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Annie Sloan Interiors, Ltd. v. Kappel

United States District Court, E.D. Louisiana

June 13, 2019

ANNIE SLOAN INTERIORS, LTD.
v.
TIMOTHY R.W. KAPPEL, ET AL

         SECTION: "S" (1)

          ORDER AND REASONS

          MARY ANN VIAL LEMMON UNITED WES DISTRICT JUDGE.

         IT IS HEREBY ORDERED that defendants' Motion to Dismiss for Failure to State a Claim (Rec. Doc. 8) is DENIED.

         FACTUAL BACKGROUND

         This matter presents another conflict related to Annie Sloan Interiors, Ltd. v. Jolie Design & Decor, Inc., 17-CV-11767 (E.D. La.). In the instant suit, Annie Sloan Interiors, Ltd. ("ASI") is suing its former attorney, his firm, and his insurance company, for breach of fiduciary duty and malpractice. Briefly, in this case, ASI contends that attorney Timothy Kappel breached his duty to it by representing Jolie Design & Decor, Inc. ("JDD") and Jolie Home, LLC ("Jolie Home") in an attack on the CHALK PAINT® trademark (based on genericness), when he had previously represented ASI in registering and defending the trademark. ASI also alleges that Kappel committed malpractice by "breach[ing] the fiduciary duties of care, communication, and loyalty owed ASI." Cmplt. ¶ 62. Specifically, the Complaint references the following Louisiana Rules of Professional Conduct ("RPC"): RPC 1.4 (duty to communicate); RPC 1.6 (lawyer shall not reveal information relating to the representation of the client); RPC 1.8 (b) (lawyer shall not use information from one client to the disadvantage of another); RPC 1.9 (lawyer shall not represent another person in the same or a substantially related matter in which that person's interests are materially adverse to the interests of a former client, absent consent).

         Defendants oppose, arguing that ASI has failed to state a claim because it has not adequately alleged an existing attorney-client relationship, breach of an applicable standard of care for the rendition of legal services, or that ASI suffered recoverable damages as a result of Kappel's provision of legal services.[1]

         BACKGROUND

         ASI's complaint alleges, inter alia, that:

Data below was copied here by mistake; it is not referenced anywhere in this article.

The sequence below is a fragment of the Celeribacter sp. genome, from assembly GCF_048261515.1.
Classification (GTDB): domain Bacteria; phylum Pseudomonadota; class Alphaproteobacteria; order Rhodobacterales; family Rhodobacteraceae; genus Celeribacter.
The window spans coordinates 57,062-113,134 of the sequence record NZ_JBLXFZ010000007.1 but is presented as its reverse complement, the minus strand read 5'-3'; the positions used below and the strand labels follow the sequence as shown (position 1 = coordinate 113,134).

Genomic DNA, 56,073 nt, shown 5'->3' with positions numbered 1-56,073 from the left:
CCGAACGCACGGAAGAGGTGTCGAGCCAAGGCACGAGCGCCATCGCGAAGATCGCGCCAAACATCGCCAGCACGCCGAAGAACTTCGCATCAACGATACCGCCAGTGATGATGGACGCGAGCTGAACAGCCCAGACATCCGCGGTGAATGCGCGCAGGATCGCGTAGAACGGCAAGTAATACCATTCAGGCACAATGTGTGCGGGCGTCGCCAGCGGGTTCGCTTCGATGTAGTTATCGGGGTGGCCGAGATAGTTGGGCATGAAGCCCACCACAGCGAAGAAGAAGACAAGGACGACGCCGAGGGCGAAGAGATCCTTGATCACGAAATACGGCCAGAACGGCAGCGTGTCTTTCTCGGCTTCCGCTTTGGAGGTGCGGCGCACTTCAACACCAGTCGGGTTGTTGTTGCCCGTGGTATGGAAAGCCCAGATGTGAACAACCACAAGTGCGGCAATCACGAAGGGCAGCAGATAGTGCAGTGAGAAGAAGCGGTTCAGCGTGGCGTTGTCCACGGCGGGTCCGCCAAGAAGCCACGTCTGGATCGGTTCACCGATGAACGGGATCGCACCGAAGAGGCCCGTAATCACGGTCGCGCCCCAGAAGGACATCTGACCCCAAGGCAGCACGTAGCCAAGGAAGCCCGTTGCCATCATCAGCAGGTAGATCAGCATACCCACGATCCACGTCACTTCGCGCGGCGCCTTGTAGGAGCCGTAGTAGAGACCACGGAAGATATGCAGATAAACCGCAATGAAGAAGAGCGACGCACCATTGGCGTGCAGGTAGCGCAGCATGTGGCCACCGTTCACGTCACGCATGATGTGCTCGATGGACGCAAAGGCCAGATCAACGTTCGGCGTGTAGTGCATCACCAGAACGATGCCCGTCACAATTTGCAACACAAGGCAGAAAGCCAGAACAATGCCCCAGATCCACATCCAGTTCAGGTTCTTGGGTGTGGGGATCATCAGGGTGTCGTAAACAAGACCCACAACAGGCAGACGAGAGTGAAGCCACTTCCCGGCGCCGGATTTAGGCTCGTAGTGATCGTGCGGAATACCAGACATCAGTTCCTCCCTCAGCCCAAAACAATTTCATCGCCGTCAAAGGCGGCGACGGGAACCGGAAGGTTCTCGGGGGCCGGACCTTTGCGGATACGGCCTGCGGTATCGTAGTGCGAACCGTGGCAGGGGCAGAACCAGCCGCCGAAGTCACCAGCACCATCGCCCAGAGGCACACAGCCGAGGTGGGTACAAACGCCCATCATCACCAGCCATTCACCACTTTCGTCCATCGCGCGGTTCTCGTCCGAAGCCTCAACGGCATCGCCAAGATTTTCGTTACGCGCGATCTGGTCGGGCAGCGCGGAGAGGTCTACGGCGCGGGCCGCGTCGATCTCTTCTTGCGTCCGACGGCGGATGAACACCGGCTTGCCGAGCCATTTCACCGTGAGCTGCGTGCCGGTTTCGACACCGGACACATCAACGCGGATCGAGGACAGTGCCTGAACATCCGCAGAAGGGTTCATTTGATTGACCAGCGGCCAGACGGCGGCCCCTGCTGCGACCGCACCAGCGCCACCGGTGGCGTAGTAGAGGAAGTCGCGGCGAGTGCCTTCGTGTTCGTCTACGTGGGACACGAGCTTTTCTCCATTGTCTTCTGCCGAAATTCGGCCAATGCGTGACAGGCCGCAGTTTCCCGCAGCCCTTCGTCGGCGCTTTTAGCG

From 2011 to 2018, attorney Timothy R.W. Kappel acted as U.S. trademark counsel for ASI, a United Kingdom-based decorative paint company. As trademark counsel, Kappel assisted ASI with its U.S. trademark applications and helped defend ASI's trademarks against third-party infringers. Even before ending his relationship with ASI, however, Kappel began attacking ASI's valid trademarks on behalf of a different client. In so doing, Kappel breached his fiduciary and professional duties of loyalty to ASI. These breaches have caused ASI to suffer significant damages and have allowed Kappel and his law firm Farmer Purcell to enrich themselves unjustly.

Cmplt., ¶ 1.

         Legal Standard

         Rule 12(b)(6) of the Federal Rules of Civil Procedure permits a motion to dismiss a complaint for failure to state a claim upon which relief can be granted. "To survive a Rule 12(b)(6) motion to dismiss, 'enough facts to state a claim for relief that is plausible on its face' must be pleaded." In re Katrina Canal Breaches Litig., 495 F.3d 191, 205 (5th Cir. 2007) (quoting Bell Atl. v. Twombly, 550 U.S. 544 (2007). A claim is plausible on its face when the plaintiff pleads facts from which the court can “draw the reasonable inference that the defendant is liable for the misconduct alleged.” Ashcroft v. Iqbal, 556 U.S. 662, 678 (2009). “Factual allegations must be enough to raise a right to relief above the speculative level, on the assumption that all the allegations in the complaint are true (even if doubtful in fact).” Twombly, 550 U.S. 544, 555 (citations omitted). The court “must accept all well-pleaded facts as true and view them in the light most favorable to the non-moving party.” In re S. Scrap Material Co., LLC, 541 F.3d 584, 587 (5th Cir. 2008). However, the court need not accept legal conclusions couched as factual allegations as true. Iqbal, 556 U.S. at 678.

         I. Breach of Fiduciary Duty

         The elements of a breach of fiduciary duty claim under Louisiana law, [2] are: "(1) the existence of a fiduciary duty on the part of the defendant; (2) an action taken by the defendant in violation of that duty; and (3) damages to the plaintiff as a result of that action." Hall v. Habul, 2014 WL 2441177, at *2 (M.D. La. May 30, 2014). "The relationship between an attorney and his client is frequently characterized as a fiduciary relationship." Schlesinger v. Herzog, 672 So.2d 701, 712 (La. Ct. App. 1996), writ denied, 679 So.2d 1381 (La. 1996) (citing Plaquemines Parish Com. Council v. Delta Development Co., Inc., 502 So.2d 1034, 1040 (La.1987)(other citations omitted). “A claim for breach of fiduciary duty is separate and apart from a claim of legal malpractice....” In re Queyrouze, 580 B.R. 671, 678 (E.D. La. 2017)(citing Hiern v. Sarpy, 1995 WL 640528, at *13 (E.D. La. 1995); see also Gerdes v. Cush, 953 F.2d 201, 204-06 (5th Cir. 1992); Newsome v. Mendler, 2015 WL 5012310, at *4 n.1 ...


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